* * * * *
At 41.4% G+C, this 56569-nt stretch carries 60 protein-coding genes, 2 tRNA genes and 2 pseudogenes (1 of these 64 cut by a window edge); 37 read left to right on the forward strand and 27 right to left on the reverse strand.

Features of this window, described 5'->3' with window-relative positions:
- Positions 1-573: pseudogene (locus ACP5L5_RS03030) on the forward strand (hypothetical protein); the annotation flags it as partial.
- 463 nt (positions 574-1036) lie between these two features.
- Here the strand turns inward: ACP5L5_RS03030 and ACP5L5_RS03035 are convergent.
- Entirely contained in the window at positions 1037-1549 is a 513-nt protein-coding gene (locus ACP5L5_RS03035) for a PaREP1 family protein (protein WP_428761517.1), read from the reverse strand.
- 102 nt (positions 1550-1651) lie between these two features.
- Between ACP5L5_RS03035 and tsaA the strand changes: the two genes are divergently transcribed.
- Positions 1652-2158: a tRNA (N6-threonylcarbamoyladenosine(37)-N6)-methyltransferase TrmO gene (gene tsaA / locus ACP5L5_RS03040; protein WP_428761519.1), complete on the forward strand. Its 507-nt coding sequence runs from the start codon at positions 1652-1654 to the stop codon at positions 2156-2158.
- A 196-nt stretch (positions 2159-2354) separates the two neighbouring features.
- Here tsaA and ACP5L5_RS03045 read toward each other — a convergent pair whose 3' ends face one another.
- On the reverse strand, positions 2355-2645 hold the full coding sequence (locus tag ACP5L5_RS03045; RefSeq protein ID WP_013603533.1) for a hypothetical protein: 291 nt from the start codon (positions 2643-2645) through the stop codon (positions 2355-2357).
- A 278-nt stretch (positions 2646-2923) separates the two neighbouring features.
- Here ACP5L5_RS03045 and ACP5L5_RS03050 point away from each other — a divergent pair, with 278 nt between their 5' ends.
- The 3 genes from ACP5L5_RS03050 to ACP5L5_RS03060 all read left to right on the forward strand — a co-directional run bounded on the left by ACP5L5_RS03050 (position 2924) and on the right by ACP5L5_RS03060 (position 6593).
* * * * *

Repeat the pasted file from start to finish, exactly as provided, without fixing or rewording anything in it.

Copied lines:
At 41.4% G+C, this 56569-nt stretch carries 60 protein-coding genes, 2 tRNA genes and 2 pseudogenes (1 of these 64 cut by a window edge); 37 read left to right on the forward strand and 27 right to left on the reverse strand.

Features of this window, described 5'->3' with window-relative positions:
- Positions 1-573: pseudogene (locus ACP5L5_RS03030) on the forward strand (hypothetical protein); the annotation flags it as partial.
- 463 nt (positions 574-1036) lie between these two features.
- Here the strand turns inward: ACP5L5_RS03030 and ACP5L5_RS03035 are convergent.
- Entirely contained in the window at positions 1037-1549 is a 513-nt protein-coding gene (locus ACP5L5_RS03035) for a PaREP1 family protein (protein WP_428761517.1), read from the reverse strand.
- 102 nt (positions 1550-1651) lie between these two features.
- Between ACP5L5_RS03035 and tsaA the strand changes: the two genes are divergently transcribed.
- Positions 1652-2158: a tRNA (N6-threonylcarbamoyladenosine(37)-N6)-methyltransferase TrmO gene (gene tsaA / locus ACP5L5_RS03040; protein WP_428761519.1), complete on the forward strand. Its 507-nt coding sequence runs from the start codon at positions 1652-1654 to the stop codon at positions 2156-2158.
- A 196-nt stretch (positions 2159-2354) separates the two neighbouring features.
- Here tsaA and ACP5L5_RS03045 read toward each other — a convergent pair whose 3' ends face one another.
- On the reverse strand, positions 2355-2645 hold the full coding sequence (locus tag ACP5L5_RS03045; RefSeq protein ID WP_013603533.1) for a hypothetical protein: 291 nt from the start codon (positions 2643-2645) through the stop codon (positions 2355-2357).
- A 278-nt stretch (positions 2646-2923) separates the two neighbouring features.
- Here ACP5L5_RS03045 and ACP5L5_RS03050 point away from each other — a divergent pair, with 278 nt between their 5' ends.
- The 3 genes from ACP5L5_RS03050 to ACP5L5_RS03060 all read left to right on the forward strand — a co-directional run bounded on the left by ACP5L5_RS03050 (position 2924) and on the right by ACP5L5_RS03060 (position 6593).